The course prepares the student in the development and application of statistical reasoning and methods in addressing, analyzing and solving problems in public health; healthcare; and biomedical, clinical and population-based research. For information regarding prerequisites for this course, please refer to the Academic Course Catalog. The purpose of this biostatistics course is to provide students in the Master of Public Health program the opportunity to attain statistical literacy. It is important for public health professionals to be able to understand, apply, and effectively articulate concepts pertaining to research design, data collection, data analysis, results reporting, statistical testing and interpretation.
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Disease surveillance systems and health data sources provide the raw information necessary to monitor trends in health and disease. Descriptive epidemiology provides a way of organizing and analyzing these data in order to understand variations in disease frequency geographically and over time, and how disease or health varies among people based on a host of personal characteristics person, place, and time. This makes it possible to identify trends in health and disease and also provides a means of planning resources for populations. In addition, descriptive epidemiology is important for generating hypotheses possible explanations about the determinants of health and disease.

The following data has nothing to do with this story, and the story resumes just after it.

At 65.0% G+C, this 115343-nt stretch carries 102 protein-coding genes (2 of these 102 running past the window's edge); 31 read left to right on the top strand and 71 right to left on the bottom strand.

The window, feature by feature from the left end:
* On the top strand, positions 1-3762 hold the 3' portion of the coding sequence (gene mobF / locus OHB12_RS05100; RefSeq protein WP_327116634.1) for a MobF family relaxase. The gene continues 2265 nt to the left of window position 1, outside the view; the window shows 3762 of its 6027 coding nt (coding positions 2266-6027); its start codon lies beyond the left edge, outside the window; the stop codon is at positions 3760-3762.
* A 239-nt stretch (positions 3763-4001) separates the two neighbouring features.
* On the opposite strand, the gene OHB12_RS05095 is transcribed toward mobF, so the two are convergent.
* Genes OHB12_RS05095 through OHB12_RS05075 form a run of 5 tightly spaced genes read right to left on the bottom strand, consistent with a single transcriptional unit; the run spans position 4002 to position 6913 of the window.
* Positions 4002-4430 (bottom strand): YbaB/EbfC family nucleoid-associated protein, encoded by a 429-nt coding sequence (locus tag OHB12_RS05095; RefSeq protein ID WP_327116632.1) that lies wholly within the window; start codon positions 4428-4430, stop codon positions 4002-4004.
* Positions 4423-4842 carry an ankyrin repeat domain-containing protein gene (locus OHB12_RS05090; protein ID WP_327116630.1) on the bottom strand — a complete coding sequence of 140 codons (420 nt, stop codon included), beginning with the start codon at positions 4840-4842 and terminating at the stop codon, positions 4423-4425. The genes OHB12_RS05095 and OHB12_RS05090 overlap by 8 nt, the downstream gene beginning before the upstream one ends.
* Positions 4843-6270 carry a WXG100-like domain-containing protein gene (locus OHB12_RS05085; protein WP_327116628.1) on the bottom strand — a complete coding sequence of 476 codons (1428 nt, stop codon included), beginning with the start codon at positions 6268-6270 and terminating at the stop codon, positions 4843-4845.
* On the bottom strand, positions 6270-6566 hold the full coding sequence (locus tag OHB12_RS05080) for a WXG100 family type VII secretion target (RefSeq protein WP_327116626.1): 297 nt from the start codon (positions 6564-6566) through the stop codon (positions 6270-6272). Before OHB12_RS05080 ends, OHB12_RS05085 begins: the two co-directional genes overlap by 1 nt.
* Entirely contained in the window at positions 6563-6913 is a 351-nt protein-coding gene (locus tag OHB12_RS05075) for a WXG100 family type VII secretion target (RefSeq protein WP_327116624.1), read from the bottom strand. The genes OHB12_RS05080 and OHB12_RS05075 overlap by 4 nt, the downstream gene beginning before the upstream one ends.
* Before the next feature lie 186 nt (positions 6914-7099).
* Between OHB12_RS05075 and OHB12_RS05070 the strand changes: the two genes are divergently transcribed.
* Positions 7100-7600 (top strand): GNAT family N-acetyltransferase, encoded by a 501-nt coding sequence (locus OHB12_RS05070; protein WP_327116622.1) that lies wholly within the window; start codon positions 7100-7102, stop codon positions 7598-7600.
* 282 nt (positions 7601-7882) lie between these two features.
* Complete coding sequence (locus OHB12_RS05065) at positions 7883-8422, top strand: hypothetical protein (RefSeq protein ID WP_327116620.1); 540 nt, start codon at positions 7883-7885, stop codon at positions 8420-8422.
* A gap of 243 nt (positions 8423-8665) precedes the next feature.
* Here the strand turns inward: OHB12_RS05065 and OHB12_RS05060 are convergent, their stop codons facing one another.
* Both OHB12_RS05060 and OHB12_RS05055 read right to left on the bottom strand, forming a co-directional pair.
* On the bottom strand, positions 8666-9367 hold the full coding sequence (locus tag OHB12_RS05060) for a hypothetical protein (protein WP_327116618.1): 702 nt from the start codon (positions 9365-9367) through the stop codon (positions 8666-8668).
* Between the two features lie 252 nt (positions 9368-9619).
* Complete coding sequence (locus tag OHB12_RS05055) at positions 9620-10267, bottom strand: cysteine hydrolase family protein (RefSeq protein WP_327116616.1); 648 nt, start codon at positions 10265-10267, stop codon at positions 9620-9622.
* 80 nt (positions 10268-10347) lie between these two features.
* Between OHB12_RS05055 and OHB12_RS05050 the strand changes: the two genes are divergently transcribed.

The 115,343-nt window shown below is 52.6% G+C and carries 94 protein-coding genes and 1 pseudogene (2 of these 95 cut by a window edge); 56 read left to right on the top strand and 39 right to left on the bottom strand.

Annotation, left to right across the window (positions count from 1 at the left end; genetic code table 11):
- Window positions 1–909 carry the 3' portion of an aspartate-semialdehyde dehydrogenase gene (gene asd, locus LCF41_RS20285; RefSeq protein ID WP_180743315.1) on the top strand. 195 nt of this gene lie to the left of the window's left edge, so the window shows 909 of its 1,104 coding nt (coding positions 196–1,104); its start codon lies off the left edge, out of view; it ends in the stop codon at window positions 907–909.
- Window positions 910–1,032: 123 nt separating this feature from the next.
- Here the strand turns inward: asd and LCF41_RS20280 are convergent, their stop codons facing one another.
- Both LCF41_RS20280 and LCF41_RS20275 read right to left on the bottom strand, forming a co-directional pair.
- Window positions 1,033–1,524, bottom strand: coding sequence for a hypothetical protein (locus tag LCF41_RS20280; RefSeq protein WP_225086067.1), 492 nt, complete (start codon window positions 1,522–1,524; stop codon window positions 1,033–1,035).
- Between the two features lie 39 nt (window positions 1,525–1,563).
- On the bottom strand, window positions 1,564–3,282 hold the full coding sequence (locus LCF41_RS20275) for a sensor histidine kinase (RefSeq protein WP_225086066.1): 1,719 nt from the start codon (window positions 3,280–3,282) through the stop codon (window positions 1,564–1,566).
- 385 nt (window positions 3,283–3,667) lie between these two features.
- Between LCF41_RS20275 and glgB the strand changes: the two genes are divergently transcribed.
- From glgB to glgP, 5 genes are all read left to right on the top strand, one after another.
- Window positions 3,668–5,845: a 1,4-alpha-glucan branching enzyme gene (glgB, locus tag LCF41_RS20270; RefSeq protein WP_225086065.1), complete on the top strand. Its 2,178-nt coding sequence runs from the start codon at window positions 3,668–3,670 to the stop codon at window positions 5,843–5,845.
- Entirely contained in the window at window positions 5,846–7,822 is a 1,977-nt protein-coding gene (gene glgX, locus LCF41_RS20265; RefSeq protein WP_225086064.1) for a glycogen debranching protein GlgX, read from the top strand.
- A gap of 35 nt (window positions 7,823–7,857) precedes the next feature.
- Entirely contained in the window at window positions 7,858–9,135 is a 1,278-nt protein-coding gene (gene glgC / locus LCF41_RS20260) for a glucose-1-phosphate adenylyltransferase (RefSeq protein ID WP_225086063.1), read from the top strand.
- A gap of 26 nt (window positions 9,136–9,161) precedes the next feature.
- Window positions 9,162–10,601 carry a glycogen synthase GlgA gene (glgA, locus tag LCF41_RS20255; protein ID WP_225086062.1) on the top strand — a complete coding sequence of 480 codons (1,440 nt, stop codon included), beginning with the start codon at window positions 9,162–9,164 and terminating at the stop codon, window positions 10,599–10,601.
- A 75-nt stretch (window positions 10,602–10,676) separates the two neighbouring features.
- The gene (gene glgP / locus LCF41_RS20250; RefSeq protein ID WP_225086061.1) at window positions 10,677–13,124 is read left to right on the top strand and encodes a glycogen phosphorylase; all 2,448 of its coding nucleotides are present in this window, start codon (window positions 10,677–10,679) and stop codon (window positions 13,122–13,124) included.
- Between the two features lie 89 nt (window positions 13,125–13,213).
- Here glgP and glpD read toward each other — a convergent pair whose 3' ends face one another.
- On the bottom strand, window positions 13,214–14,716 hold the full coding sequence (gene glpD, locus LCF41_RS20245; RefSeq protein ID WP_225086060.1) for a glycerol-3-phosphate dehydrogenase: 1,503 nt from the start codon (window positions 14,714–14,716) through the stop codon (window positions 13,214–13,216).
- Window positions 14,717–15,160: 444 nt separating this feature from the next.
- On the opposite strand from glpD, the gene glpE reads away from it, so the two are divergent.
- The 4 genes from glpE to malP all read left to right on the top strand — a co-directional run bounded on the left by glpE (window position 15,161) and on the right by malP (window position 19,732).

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The Framingham Risk Score is a gender-specific algorithm used to estimate the year cardiovascular risk of an individual. The Framingham Risk Score was first developed based on data obtained from the Framingham Heart Study , to estimate the year risk of developing coronary heart disease. The Framingham Risk Score is one of a number of scoring systems used to determine an individual's chances of developing cardiovascular disease. A number of these scoring systems are available online.